From: Neil Soiffer <neils@dessci.com>

Date: Wed, 6 Jun 2007 15:44:47 -0700

Message-ID: <D1EFB337111B674B8F1BE155B01C6DD601EAD98F@franklin.corp.dessci>

To: <www-math@w3.org>

Date: Wed, 6 Jun 2007 15:44:47 -0700

Message-ID: <D1EFB337111B674B8F1BE155B01C6DD601EAD98F@franklin.corp.dessci>

To: <www-math@w3.org>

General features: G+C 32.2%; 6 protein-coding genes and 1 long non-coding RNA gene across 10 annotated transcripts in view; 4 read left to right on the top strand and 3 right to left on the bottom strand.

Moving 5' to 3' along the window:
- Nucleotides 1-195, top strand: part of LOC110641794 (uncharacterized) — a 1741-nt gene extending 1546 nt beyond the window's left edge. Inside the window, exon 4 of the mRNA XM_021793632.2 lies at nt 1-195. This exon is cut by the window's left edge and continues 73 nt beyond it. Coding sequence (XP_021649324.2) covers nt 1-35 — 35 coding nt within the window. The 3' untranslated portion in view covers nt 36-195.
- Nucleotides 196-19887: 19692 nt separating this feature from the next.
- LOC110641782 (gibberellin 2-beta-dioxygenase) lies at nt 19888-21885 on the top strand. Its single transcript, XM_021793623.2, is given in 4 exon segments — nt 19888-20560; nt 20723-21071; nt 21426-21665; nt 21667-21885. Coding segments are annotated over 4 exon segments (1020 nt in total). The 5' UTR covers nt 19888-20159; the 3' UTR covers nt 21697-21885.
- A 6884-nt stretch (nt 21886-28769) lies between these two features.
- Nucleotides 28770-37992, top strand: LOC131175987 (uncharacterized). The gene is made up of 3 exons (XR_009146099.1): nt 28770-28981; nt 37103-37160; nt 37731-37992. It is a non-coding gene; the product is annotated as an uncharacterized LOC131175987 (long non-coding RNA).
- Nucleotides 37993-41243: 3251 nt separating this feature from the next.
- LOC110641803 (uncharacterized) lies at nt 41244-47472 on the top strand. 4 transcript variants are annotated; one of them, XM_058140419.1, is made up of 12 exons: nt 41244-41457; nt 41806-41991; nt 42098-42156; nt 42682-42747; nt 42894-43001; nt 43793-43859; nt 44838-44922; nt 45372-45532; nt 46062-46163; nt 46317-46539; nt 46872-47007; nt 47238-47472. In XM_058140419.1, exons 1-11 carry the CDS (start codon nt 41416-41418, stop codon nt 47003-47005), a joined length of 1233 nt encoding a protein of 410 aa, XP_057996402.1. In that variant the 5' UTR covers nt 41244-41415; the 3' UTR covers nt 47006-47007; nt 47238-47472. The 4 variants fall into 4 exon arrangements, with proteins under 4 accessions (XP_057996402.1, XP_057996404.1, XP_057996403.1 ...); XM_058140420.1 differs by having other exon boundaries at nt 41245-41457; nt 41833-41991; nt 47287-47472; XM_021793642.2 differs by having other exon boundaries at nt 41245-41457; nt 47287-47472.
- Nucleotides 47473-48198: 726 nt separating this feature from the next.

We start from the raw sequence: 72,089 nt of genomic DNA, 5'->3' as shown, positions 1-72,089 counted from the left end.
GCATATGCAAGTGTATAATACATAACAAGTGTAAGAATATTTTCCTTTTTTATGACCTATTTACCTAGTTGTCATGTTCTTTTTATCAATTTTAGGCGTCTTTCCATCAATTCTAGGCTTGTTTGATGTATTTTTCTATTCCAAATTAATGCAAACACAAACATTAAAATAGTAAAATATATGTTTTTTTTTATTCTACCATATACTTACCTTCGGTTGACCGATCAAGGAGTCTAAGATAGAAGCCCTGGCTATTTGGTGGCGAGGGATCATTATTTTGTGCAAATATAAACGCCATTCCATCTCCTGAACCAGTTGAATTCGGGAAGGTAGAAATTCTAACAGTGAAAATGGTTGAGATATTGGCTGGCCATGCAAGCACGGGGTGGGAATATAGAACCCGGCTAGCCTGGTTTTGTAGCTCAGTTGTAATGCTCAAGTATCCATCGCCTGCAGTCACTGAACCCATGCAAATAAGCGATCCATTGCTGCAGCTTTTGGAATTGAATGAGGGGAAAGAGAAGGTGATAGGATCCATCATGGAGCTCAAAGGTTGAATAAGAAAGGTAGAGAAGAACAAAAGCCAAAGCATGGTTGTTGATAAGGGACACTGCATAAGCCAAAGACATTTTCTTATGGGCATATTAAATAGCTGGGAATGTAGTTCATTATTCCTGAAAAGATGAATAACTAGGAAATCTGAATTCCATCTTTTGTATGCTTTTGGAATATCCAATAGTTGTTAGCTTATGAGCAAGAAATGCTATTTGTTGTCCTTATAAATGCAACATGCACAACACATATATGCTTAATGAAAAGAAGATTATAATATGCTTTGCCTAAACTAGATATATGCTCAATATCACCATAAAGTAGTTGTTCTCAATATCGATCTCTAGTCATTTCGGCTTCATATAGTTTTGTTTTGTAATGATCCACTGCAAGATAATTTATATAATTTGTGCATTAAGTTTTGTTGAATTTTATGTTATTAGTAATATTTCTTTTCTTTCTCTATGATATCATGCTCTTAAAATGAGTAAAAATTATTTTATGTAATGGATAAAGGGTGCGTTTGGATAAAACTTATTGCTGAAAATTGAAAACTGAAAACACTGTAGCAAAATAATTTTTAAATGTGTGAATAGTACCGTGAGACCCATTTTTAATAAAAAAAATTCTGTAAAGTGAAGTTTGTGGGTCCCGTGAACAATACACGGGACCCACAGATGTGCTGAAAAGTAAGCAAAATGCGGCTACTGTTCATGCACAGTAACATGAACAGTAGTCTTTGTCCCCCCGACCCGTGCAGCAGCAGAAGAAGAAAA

Not that any user agent pays attention to it, but the <math> element does have the "overflow" attribute. From the spec: ============== In cases where size negotiation is not possible or fails (for example in the case of an extremely long equation), this attribute is provided to suggest an alternative processing method to the renderer. Allowed values are scroll The window provides a viewport into the larger complete display of the mathematical expression. Horizontal or vertical scrollbars are added to the window as necessary to allow the viewport to be moved to a different position. elide The display is abbreviated by removing enough of it so that the remainder fits into the window. For example, a large polynomial might have the first and last terms displayed with "+ ... +" between them. Advanced renderers may provide a facility to zoom in on elided areas. truncate The display is abbreviated by simply truncating it at the right and bottom borders. It is recommended that some indication of truncation is made to the viewer. scale The fonts used to display the mathematical expression are chosen so that the full expression fits in the window. Note that this only happens if the expression is too large. In the case of a window larger than necessary, the expression is shown at its normal size within the larger window. ============== This doesn't specifically say "don't linewrap", but it is close. It does seem like it should be taken into account by any mechanism that gets developed, although I don't see developing a mechanism as a burning need. I think it is more important to encourage auto linebreaking in renderers. Neil Soiffer Senior Scientist Design Science, Inc. neils@dessci.com www.dessci.com ~ Makers of Equation Editor, MathType, MathPlayer and MathFlow ~ -----Original Message----- From: www-math-request@w3.org [mailto:www-math-request@w3.org] On Behalf Of Robert Miner Sent: Wednesday, June 06, 2007 3:19 PM To: www-math@w3.org Subject: RE: linebreaking mathml You raise a reasonable point. While the CSS nowrap directive is probably a reasonable solution in Web contexts, it seems like there should be a way of disabling line breaking in MathML in non-CSS environments. --Robert Robert Miner Director, New Product Development Design Science, Inc. 140 Pine Avenue, 4th Floor Long Beach, California 90802 USA Tel: (651) 223-2883 Fax: (651) 292-0014 robertm@dessci.com www.dessci.com ~ Makers of MathType, MathFlow, MathPlayer, WebEQ, Equation Editor, TexAide ~ > -----Original Message----- > From: www-math-request@w3.org [mailto:www-math-request@w3.org] On Behalf > Of William F Hammond > Sent: Wednesday, June 06, 2007 12:17 PM > To: www-math@w3.org > Subject: Re: linebreaking mathml > > > Hi Bruce, > > You write on an issue concerning presentation MathML in web browsers: > > > I suppose that when MathML was originally developed, the authors > > imagined that the browser would be responsible for line breaking. > > ... > > I am concerned with the community of authors having TeX backgrounds. > As one such author I want complete control over linebreaks in math. > I believe this is the general attitude among TeX users for traditional > print. > > I want to emulate that as much as possible in XHTML+MathML. > > Accordingly for all <math> elements I set the "white-space" CSS > property to "nowrap". For examples such as you suggest I use <mtable> > with no more than 3 cells per row as the sole content of <math> in > display mode. When there is insufficient width of the user's browser, > the window will require horizontal scrolling. > > As author I limit the width of content so that the need for horizontal > scrolling should not arise with a font of default size in a browser > window that is 60% of the width of a 1280x1024 display. > > The width limitation is natural when I am using one source markup for > both XHTML+MathML and print (via LaTeX). > > > -- Bill >Received on Wednesday, 6 June 2007 22:45:05 GMT

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